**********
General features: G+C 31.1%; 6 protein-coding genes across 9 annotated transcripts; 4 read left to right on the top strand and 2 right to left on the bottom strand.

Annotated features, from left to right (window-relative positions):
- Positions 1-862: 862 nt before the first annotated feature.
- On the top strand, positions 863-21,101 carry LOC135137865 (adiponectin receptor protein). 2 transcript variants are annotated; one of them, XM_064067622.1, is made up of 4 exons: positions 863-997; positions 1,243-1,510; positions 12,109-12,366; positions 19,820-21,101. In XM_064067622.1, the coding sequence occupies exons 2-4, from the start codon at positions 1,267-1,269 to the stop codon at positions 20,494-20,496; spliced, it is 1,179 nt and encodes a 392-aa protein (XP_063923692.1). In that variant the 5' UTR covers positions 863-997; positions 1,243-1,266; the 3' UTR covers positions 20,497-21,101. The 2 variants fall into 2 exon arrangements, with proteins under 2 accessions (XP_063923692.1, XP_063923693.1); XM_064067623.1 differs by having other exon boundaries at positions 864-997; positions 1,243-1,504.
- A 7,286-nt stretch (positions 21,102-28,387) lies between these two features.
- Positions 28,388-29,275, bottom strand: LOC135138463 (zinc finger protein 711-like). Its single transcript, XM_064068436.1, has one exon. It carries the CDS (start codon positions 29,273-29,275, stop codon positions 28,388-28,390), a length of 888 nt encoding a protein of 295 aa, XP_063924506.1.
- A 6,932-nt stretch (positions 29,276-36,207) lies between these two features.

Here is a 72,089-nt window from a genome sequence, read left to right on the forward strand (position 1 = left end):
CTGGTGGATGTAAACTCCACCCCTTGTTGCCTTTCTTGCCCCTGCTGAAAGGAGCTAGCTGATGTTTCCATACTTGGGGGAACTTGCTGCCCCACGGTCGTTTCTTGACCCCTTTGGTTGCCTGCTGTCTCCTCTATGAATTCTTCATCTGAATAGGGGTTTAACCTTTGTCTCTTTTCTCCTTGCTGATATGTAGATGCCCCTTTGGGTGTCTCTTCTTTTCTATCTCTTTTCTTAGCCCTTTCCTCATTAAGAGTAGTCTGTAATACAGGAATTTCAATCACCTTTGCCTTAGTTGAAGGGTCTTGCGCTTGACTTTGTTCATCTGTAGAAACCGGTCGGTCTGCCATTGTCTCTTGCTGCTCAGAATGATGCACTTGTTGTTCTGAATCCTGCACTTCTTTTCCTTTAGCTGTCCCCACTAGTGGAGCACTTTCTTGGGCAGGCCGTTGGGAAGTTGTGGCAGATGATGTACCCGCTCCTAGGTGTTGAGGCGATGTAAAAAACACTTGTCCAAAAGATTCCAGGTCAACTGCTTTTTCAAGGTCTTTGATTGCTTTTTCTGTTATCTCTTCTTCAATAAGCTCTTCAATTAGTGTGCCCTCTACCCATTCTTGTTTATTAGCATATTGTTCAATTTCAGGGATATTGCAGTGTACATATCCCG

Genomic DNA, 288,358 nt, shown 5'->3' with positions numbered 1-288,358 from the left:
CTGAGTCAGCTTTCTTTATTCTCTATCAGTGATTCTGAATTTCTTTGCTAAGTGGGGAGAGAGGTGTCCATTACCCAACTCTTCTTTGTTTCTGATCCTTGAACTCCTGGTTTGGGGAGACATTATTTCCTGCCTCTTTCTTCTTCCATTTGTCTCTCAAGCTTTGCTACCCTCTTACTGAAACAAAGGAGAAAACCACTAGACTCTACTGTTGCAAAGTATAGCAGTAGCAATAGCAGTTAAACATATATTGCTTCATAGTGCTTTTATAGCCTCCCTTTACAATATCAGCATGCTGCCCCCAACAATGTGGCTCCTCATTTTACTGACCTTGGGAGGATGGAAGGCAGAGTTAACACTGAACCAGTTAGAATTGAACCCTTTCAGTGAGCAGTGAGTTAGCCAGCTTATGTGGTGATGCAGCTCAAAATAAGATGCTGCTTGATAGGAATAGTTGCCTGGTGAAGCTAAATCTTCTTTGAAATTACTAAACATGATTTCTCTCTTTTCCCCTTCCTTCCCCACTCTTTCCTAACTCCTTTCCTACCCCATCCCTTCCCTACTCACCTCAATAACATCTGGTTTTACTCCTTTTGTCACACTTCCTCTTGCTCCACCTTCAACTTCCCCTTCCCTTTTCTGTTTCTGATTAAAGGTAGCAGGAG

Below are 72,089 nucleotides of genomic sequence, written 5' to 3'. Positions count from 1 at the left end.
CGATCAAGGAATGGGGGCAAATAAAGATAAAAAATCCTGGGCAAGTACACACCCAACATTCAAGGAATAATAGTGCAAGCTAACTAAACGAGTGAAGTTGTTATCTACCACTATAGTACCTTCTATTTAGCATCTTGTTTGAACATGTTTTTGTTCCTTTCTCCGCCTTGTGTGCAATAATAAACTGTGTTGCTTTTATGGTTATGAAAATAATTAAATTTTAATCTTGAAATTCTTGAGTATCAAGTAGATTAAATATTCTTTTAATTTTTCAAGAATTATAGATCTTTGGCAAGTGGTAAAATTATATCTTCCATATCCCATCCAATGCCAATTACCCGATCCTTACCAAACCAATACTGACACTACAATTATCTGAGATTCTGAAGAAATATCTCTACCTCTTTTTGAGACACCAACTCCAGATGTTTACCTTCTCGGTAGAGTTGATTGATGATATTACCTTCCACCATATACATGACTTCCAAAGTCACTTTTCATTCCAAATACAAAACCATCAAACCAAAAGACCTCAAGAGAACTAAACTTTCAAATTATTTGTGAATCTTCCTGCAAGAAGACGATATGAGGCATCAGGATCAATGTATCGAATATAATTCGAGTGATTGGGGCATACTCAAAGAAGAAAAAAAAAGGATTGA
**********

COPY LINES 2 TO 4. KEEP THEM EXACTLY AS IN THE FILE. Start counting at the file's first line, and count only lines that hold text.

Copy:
Annotated features, from left to right (window-relative positions):
- Positions 1-862: 862 nt before the first annotated feature.
- On the top strand, positions 863-21,101 carry LOC135137865 (adiponectin receptor protein). 2 transcript variants are annotated; one of them, XM_064067622.1, is made up of 4 exons: positions 863-997; positions 1,243-1,510; positions 12,109-12,366; positions 19,820-21,101. In XM_064067622.1, the coding sequence occupies exons 2-4, from the start codon at positions 1,267-1,269 to the stop codon at positions 20,494-20,496; spliced, it is 1,179 nt and encodes a 392-aa protein (XP_063923692.1). In that variant the 5' UTR covers positions 863-997; positions 1,243-1,266; the 3' UTR covers positions 20,497-21,101. The 2 variants fall into 2 exon arrangements, with proteins under 2 accessions (XP_063923692.1, XP_063923693.1); XM_064067623.1 differs by having other exon boundaries at positions 864-997; positions 1,243-1,504.